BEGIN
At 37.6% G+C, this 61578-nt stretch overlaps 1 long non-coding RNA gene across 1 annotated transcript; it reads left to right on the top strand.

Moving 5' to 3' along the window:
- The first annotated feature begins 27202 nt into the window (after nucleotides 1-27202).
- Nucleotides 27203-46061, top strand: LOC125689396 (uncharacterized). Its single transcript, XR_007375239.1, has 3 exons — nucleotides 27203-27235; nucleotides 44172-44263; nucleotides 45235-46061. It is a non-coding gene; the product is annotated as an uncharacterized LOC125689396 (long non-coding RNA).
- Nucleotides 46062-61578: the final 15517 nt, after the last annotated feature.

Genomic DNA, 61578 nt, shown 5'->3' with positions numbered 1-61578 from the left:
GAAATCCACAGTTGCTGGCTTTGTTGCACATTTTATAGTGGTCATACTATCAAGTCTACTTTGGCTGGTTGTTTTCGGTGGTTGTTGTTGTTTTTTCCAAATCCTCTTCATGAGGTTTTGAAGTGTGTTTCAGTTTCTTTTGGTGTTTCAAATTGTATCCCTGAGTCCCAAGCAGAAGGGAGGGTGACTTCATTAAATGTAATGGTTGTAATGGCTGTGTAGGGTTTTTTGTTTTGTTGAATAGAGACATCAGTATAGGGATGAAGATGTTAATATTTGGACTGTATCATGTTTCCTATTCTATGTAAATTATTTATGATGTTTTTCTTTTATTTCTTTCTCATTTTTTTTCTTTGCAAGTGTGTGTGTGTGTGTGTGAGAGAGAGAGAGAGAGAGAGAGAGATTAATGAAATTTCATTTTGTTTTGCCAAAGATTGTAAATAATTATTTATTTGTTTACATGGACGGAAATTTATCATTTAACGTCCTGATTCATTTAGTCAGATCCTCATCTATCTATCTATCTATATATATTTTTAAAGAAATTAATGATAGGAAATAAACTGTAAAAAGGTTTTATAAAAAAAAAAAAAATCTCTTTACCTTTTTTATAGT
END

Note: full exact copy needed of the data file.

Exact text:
At 37.6% G+C, this 61578-nt stretch overlaps 1 long non-coding RNA gene across 1 annotated transcript; it reads left to right on the top strand.

Moving 5' to 3' along the window:
- The first annotated feature begins 27202 nt into the window (after nucleotides 1-27202).
- Nucleotides 27203-46061, top strand: LOC125689396 (uncharacterized). Its single transcript, XR_007375239.1, has 3 exons — nucleotides 27203-27235; nucleotides 44172-44263; nucleotides 45235-46061. It is a non-coding gene; the product is annotated as an uncharacterized LOC125689396 (long non-coding RNA).
- Nucleotides 46062-61578: the final 15517 nt, after the last annotated feature.

Genomic DNA, 61578 nt, shown 5'->3' with positions numbered 1-61578 from the left:
GAAATCCACAGTTGCTGGCTTTGTTGCACATTTTATAGTGGTCATACTATCAAGTCTACTTTGGCTGGTTGTTTTCGGTGGTTGTTGTTGTTTTTTCCAAATCCTCTTCATGAGGTTTTGAAGTGTGTTTCAGTTTCTTTTGGTGTTTCAAATTGTATCCCTGAGTCCCAAGCAGAAGGGAGGGTGACTTCATTAAATGTAATGGTTGTAATGGCTGTGTAGGGTTTTTTGTTTTGTTGAATAGAGACATCAGTATAGGGATGAAGATGTTAATATTTGGACTGTATCATGTTTCCTATTCTATGTAAATTATTTATGATGTTTTTCTTTTATTTCTTTCTCATTTTTTTTCTTTGCAAGTGTGTGTGTGTGTGTGTGAGAGAGAGAGAGAGAGAGAGAGAGATTAATGAAATTTCATTTTGTTTTGCCAAAGATTGTAAATAATTATTTATTTGTTTACATGGACGGAAATTTATCATTTAACGTCCTGATTCATTTAGTCAGATCCTCATCTATCTATCTATCTATATATATTTTTAAAGAAATTAATGATAGGAAATAAACTGTAAAAAGGTTTTATAAAAAAAAAAAAAATCTCTTTACCTTTTTTATAGT